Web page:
Besides, 18,061 teachers and employees work in the 1,730 technical educational institutes, which enjoy the MPO facilities now.

“When entrepreneurs apply for permission to open an institute, they give an undertaking that they will run it with their own money. But the government is liberal and is working for them,” Prof. Mohammad Shamsul Huda, director (college and administration) of DSHE, told The Independent.

“We know that around 98 per cent of educational institutes are non-governmental. But our experience says that many of these do not have proper infrastructure and quality teachers. Some even have more teachers than students, while some follow no discipline in maintaining classes. This cannot ensure quality education,” he added.

“When the non-governmental institutes ask for financial support from the government, it is an additional burden on the state. However, the government is committed to doing something for these teachers. But, at the same time, the teachers have to give their services,” he added.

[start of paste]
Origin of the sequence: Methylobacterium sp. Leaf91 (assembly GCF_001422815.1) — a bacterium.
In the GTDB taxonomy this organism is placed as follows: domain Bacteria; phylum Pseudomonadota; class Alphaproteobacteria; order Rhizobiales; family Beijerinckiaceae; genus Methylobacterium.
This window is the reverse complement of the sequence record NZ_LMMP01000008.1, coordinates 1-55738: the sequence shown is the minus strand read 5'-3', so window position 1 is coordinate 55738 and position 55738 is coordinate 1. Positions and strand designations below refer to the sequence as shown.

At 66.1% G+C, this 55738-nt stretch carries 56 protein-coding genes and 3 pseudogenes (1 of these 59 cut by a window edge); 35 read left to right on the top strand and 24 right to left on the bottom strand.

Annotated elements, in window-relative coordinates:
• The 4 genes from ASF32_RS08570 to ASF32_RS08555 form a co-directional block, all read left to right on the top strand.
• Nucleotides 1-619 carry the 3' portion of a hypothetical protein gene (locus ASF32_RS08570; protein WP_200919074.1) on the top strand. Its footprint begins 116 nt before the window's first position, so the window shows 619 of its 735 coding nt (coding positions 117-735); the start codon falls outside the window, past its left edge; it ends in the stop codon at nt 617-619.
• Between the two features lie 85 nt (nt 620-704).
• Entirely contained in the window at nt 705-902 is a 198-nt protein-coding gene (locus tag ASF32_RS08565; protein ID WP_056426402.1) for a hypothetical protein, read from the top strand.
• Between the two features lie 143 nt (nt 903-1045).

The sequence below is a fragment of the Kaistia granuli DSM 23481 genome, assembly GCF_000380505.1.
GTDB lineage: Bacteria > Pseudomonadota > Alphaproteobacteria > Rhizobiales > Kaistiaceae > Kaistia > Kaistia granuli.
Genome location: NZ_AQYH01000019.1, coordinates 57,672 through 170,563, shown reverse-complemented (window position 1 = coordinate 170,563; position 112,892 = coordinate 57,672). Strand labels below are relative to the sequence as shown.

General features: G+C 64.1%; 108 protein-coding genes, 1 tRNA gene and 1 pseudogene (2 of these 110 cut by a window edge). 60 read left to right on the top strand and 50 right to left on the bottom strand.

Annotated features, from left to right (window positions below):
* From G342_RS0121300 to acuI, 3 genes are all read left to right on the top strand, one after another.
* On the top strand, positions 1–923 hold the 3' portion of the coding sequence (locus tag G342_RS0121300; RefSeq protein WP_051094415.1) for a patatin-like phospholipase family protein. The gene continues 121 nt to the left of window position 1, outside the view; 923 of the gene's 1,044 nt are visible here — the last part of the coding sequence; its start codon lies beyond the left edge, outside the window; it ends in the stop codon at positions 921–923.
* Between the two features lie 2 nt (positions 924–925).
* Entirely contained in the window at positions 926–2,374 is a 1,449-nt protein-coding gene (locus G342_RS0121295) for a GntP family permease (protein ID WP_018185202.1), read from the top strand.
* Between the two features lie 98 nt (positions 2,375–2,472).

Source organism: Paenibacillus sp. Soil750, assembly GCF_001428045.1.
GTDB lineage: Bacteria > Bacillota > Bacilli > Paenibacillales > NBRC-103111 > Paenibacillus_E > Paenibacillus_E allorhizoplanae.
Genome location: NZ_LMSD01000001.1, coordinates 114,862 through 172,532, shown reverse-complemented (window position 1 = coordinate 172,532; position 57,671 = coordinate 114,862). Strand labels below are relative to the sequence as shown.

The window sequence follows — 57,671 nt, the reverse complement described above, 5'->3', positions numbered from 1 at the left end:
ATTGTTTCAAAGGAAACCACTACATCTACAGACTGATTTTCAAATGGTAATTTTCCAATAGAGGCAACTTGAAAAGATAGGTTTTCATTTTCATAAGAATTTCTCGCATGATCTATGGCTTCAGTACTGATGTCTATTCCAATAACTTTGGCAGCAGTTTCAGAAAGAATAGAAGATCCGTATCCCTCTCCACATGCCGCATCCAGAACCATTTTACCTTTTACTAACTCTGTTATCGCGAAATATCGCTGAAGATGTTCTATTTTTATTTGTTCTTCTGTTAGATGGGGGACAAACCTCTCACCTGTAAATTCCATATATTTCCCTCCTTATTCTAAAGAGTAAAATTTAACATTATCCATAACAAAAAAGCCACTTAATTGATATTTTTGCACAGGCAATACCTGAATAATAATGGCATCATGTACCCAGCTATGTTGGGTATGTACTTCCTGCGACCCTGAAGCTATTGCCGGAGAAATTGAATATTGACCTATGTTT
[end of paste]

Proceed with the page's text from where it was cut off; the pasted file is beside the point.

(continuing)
Sources said many non-governmental educational institutes are set up under the pressure of influential quarters or political consideration, but ultimately, it puts pressure on the state exchequer.

Rasheda K Chowdhury, the executive director of the Campaign for Popular Education (CAMPE), and former adviser to the caretaker government, said, “The government should follow a process. The MPO should only be given considering the qualification of the teachers and the infrastructure of the institutes.”


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Published by the Editor on behalf of Independent Publications Limited at Media Printers, 446/H, Tejgaon I/A, Dhaka-1215.
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Editor : M. Shamsur Rahman
Published by the Editor on behalf of Independent Publications Limited at Media Printers, 446/H, Tejgaon I/A, Dhaka-1215.
Editorial, News & Commercial Offices : Beximco Media Complex, 149-150 Tejgaon I/A, Dhaka-1208, Bangladesh. GPO Box No. 934, Dhaka-1000.